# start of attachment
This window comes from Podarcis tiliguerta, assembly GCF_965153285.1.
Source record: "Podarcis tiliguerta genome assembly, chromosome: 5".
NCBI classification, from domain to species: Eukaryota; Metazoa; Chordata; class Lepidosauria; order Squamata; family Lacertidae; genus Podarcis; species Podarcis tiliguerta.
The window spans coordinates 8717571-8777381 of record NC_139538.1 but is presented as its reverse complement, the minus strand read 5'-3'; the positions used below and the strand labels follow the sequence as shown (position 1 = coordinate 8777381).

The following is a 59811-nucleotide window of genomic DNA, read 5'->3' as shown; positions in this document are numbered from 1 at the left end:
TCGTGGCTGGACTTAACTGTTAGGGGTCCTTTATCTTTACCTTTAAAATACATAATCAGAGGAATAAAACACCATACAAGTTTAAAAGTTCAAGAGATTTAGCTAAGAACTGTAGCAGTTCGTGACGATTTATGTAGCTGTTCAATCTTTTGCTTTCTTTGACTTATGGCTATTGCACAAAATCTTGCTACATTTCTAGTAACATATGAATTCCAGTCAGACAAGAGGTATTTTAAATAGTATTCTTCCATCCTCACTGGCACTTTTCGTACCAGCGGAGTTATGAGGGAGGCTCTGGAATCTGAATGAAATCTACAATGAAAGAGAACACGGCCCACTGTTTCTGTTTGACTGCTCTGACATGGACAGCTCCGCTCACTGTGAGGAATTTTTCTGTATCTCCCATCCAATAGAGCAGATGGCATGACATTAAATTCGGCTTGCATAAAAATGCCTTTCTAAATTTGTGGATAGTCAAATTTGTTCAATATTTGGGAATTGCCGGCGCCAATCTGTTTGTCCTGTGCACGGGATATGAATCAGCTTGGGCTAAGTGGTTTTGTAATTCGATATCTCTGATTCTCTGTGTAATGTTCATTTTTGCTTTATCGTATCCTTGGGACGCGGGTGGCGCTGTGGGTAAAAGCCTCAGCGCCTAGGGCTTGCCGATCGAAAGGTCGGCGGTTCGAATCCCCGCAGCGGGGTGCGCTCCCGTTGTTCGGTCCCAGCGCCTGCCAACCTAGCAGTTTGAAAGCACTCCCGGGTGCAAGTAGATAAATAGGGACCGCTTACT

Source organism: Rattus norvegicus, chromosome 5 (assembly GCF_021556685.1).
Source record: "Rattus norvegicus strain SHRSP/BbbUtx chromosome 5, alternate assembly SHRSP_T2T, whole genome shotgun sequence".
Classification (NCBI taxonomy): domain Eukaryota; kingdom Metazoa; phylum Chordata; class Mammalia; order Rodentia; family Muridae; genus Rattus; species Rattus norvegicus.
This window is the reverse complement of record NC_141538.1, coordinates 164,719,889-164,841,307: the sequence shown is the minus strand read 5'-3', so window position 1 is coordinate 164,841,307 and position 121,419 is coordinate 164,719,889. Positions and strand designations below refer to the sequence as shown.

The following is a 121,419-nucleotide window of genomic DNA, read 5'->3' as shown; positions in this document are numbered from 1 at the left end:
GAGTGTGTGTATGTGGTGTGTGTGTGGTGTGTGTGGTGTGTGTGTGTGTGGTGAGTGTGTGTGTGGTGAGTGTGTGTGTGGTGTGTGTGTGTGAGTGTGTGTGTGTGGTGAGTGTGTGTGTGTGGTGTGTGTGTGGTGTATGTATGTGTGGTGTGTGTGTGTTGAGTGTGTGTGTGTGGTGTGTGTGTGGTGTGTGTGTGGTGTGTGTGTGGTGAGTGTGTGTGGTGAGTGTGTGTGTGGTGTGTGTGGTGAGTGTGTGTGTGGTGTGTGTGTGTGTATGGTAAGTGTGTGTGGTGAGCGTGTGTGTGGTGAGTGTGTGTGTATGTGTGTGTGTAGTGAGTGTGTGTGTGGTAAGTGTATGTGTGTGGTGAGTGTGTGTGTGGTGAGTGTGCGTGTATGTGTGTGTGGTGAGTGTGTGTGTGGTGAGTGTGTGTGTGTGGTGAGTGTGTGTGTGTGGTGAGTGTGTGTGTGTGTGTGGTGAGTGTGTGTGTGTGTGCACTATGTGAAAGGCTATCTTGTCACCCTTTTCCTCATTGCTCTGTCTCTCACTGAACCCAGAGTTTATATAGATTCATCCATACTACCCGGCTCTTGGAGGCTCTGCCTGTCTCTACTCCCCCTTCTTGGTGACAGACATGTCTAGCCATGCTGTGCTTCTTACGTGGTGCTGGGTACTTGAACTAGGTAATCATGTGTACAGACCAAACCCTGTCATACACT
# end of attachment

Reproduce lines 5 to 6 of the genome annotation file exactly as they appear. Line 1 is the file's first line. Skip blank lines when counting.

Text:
The following is a 59811-nucleotide window of genomic DNA, read 5'->3' as shown; positions in this document are numbered from 1 at the left end:
TCGTGGCTGGACTTAACTGTTAGGGGTCCTTTATCTTTACCTTTAAAATACATAATCAGAGGAATAAAACACCATACAAGTTTAAAAGTTCAAGAGATTTAGCTAAGAACTGTAGCAGTTCGTGACGATTTATGTAGCTGTTCAATCTTTTGCTTTCTTTGACTTATGGCTATTGCACAAAATCTTGCTACATTTCTAGTAACATATGAATTCCAGTCAGACAAGAGGTATTTTAAATAGTATTCTTCCATCCTCACTGGCACTTTTCGTACCAGCGGAGTTATGAGGGAGGCTCTGGAATCTGAATGAAATCTACAATGAAAGAGAACACGGCCCACTGTTTCTGTTTGACTGCTCTGACATGGACAGCTCCGCTCACTGTGAGGAATTTTTCTGTATCTCCCATCCAATAGAGCAGATGGCATGACATTAAATTCGGCTTGCATAAAAATGCCTTTCTAAATTTGTGGATAGTCAAATTTGTTCAATATTTGGGAATTGCCGGCGCCAATCTGTTTGTCCTGTGCACGGGATATGAATCAGCTTGGGCTAAGTGGTTTTGTAATTCGATATCTCTGATTCTCTGTGTAATGTTCATTTTTGCTTTATCGTATCCTTGGGACGCGGGTGGCGCTGTGGGTAAAAGCCTCAGCGCCTAGGGCTTGCCGATCGAAAGGTCGGCGGTTCGAATCCCCGCAGCGGGGTGCGCTCCCGTTGTTCGGTCCCAGCGCCTGCCAACCTAGCAGTTTGAAAGCACTCCCGGGTGCAAGTAGATAAATAGGGACCGCTTACT